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Batter Up! The 9th Congressional Women's Softball Game in Photos
The June 21 event as captured by Roll Call's photographer

Rep. Kathy Castor, D-Fla., bats in the Congressional Women’s Softball Game on Wednesday that pits members of Congress against female journalists at Watkins Recreation Center on Capitol Hill. (Tom Williams/CQ Roll Call)

The press team prevailed 2-1 in this year’s Congressional Women’s Softball Game that pits journalists against members of Congress. It’s the ninth annual such event. Bipartisanship was on full display more than ever this year, Alex Gangitano reports, at an event where members from both sides of the aisle have traditionally played on the same team.

The game benefits the Young Survival Coalition that helps young women with breast cancer.

Obamacare in Alaska: Cost-Control Plan Is Challenging but Working
Might be difficult to duplicate in other states

(Photo illustration by Marilyn Gates-Davis and Erin Mershon/CQ Roll Call)

JUNEAU, Alaska — It’s hard to get excited about a health insurance premium spike.

But for Lori Wing-Heier, Alaska’s blunt but friendly state insurance commissioner, the decision by the state’s Blue Cross Blue Shield plan to raise its rates by just 7 percent was a moment of joy.

EPA Budget Cuts Won't Fly, House Appropriators Tell Pruitt

House appropriators, both Republicans and Democrats, were opposed to the cuts to the EPA budget defended by its administrator, Scott Pruitt. (Tom Williams/CQ Roll Call File Photo)

EPA Administrator Scott Pruitt’s defense of the administration’s proposal to his agency’s budget by 30 percent are falling short with House appropriators, who are making clear that they’ll toss it aside when they write their Interior-Environment spending bill.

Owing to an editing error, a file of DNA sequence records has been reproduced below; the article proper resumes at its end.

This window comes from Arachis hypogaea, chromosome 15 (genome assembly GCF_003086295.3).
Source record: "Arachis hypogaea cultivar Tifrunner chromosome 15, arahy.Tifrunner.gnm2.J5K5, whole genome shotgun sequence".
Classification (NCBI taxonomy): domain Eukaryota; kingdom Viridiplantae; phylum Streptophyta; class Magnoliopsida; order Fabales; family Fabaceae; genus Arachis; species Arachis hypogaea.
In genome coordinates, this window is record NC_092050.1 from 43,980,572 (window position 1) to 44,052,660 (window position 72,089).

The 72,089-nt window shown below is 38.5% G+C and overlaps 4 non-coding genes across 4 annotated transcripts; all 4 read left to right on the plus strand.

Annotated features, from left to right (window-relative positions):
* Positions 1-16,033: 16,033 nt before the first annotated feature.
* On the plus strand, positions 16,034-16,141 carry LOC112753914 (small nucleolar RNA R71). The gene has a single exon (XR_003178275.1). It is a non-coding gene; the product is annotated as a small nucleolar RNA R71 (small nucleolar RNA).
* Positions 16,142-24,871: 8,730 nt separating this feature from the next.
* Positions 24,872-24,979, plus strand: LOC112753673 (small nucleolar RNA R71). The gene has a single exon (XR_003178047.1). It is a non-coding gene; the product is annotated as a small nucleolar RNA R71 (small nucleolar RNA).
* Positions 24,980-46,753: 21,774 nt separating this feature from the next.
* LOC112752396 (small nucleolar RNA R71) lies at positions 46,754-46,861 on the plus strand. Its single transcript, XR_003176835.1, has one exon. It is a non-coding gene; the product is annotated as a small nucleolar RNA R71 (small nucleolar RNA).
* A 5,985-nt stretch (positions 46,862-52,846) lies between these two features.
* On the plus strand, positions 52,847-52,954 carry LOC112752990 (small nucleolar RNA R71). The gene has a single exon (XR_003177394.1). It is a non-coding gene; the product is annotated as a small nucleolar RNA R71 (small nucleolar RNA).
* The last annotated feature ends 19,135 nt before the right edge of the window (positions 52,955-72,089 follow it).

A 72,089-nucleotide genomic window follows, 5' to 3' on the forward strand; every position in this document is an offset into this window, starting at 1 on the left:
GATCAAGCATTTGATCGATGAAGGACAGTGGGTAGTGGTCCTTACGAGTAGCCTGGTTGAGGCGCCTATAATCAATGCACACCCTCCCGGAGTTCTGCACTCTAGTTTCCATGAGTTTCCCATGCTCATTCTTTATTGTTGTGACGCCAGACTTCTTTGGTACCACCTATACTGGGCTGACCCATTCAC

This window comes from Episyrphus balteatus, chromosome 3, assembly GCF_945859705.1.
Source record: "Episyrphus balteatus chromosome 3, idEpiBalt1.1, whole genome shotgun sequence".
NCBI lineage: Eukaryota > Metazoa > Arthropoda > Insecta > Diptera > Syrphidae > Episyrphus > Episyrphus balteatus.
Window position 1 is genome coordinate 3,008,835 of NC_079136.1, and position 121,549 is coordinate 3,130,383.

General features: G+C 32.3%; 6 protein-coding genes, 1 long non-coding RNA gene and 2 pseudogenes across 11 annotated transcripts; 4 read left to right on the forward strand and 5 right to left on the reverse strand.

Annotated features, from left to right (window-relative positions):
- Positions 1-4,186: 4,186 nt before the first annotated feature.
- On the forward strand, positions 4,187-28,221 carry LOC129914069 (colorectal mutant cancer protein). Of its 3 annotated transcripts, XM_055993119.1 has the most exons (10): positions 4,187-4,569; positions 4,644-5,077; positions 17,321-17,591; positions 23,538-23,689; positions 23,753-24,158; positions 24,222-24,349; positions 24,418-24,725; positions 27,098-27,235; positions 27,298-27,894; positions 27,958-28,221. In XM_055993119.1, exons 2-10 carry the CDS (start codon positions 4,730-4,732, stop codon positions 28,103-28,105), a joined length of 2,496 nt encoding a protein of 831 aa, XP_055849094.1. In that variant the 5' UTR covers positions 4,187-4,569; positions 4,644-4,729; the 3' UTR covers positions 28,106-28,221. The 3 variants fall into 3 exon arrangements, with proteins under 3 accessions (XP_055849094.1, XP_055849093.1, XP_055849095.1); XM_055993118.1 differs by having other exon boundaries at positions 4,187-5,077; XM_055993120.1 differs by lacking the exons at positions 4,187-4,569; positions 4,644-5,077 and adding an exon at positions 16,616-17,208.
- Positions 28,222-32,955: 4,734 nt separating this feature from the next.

The sharp cuts proposed in the President Donald Trump’s budget are “untenable,” Interior-Environment Subcommittee Chairman Ken Calvert told Pruitt at a hearing, a sharp rebuke from a key appropriator.

Democrats Down Republicans, Both Down the Rhetoric
Emotional evening at Congressional Baseball Game

Steve Scalise fans waves signs before the start of the annual Congressional Baseball Game at Nationals Park in Washington on Thursday, June 15, 2017. (Bill Clark/CQ Roll Call)

When winning Democratic manager Rep. Mike Doyle gave the Congressional Baseball Game trophy to his counterpart, Rep. Joe L. Barton, to put in Rep. Steve Scalise’s office while he is recovering, it summed up the feeling of the evening.

“It’s so awesome to show everyone that we actually get along and I want that to be the message that everyone takes away tonight,” Illinois Rep. Rodney Davis said after the game.

Partisanship Shut Out at Congressional Baseball Game
Unity a big winner after gunman had disrupted GOP practice

During player introductions, Texas Rep. Roger Williams shakes hands with California Rep. Nanette Barragán as, from right, Reps. Mike Doyle of Pennsylvania, Joe L. Barton of Texas and Pete Aguilar of California look on during the Congressional Baseball Game in Nationals Park on Thursday. (Bill Clark/CQ Roll Call)

Updated June 19, 2017, 1:58 p.m. | The final moments of the 56th annual Roll Call Congressional Baseball Game at Nationals Park on Thursday perfectly demonstrated the event’s purpose — finding unity amid heated competition.

Though the Democrats overwhelmingly beat the Republicans 11-2, that final score was eclipsed during the trophy presentation at the end of the night.